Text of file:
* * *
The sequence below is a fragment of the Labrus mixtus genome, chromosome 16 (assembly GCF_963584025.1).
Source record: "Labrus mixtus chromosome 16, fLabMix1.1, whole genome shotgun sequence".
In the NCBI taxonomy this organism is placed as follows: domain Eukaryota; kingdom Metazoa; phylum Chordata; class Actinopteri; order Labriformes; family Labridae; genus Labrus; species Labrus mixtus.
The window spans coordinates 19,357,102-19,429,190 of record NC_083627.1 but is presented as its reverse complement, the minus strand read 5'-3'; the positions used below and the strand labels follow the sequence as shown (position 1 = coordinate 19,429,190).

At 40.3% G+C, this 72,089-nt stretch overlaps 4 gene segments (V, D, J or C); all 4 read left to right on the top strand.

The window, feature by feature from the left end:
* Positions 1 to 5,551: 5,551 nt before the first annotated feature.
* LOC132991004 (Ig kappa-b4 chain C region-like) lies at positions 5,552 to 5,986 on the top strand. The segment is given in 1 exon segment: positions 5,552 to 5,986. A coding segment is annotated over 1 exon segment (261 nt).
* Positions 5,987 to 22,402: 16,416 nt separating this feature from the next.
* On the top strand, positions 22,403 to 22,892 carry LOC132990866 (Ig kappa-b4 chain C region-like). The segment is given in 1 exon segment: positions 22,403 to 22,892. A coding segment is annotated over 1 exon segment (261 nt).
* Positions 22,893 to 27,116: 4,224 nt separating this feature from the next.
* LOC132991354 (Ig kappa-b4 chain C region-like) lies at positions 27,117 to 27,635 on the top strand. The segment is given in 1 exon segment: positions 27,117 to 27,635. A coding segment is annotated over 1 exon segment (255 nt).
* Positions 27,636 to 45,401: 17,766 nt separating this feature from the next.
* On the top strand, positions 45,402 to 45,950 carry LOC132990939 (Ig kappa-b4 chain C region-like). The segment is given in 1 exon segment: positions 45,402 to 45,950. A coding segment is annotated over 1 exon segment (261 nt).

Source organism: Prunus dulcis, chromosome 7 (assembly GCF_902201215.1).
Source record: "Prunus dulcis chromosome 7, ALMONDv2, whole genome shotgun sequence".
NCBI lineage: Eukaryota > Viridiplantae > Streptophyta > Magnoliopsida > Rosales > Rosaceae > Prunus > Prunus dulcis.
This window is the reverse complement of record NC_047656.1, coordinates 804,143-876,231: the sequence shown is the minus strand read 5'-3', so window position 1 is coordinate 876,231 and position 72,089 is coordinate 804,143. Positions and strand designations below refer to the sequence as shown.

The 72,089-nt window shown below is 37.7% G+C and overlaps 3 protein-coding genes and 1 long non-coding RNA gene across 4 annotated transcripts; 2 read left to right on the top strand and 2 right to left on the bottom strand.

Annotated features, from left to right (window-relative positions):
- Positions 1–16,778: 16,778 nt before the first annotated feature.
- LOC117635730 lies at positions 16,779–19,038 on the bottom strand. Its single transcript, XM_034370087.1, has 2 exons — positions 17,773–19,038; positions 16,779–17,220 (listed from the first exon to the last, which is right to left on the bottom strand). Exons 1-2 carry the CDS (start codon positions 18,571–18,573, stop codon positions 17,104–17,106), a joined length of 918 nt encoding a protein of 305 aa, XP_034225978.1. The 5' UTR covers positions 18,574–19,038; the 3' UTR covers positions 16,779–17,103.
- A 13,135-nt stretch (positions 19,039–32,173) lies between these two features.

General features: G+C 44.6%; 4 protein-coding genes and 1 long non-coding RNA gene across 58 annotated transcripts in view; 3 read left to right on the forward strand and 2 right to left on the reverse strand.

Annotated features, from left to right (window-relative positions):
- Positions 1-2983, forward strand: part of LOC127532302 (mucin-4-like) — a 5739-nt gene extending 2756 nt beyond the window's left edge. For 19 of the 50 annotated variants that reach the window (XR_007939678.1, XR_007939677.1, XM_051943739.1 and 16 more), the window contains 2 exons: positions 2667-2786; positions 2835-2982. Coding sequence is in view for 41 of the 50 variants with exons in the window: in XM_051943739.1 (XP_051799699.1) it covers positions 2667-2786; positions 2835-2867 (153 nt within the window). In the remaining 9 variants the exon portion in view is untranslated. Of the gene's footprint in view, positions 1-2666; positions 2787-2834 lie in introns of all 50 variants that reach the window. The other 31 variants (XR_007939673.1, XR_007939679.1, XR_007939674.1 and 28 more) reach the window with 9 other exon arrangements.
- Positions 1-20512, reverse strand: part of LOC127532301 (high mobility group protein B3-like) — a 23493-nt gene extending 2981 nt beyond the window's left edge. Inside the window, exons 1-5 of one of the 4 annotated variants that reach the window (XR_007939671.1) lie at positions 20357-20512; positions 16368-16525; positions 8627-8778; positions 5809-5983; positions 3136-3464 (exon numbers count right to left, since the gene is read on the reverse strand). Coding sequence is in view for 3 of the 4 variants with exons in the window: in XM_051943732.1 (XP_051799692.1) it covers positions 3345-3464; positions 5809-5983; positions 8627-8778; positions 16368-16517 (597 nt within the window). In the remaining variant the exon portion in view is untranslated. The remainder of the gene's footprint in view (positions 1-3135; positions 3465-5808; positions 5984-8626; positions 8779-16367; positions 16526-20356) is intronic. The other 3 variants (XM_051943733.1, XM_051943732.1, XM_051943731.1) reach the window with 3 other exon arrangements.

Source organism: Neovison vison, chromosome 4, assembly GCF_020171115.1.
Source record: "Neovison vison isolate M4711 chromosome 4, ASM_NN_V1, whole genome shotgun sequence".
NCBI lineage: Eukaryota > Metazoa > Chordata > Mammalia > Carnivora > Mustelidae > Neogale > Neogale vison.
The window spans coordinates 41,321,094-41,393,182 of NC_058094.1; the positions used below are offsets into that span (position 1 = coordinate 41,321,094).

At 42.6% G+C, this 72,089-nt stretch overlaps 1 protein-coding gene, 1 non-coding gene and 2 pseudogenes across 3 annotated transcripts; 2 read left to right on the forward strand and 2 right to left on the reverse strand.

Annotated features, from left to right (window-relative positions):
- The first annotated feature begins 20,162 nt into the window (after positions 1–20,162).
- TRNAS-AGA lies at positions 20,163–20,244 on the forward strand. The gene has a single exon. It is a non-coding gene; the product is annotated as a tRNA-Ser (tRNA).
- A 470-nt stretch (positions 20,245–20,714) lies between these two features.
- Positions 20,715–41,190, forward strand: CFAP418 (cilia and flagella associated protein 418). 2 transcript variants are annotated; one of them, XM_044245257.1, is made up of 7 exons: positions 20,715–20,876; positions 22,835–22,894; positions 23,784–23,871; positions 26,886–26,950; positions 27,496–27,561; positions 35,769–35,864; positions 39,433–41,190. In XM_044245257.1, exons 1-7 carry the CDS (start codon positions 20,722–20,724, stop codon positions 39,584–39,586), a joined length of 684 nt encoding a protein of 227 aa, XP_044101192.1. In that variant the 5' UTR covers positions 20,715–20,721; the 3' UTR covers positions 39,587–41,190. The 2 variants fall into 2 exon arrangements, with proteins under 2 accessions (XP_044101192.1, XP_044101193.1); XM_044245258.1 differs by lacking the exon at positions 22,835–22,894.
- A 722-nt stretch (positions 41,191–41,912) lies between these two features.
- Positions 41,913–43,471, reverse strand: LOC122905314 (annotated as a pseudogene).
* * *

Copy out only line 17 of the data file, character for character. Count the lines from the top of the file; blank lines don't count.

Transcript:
NCBI lineage: Eukaryota > Viridiplantae > Streptophyta > Magnoliopsida > Rosales > Rosaceae > Prunus > Prunus dulcis.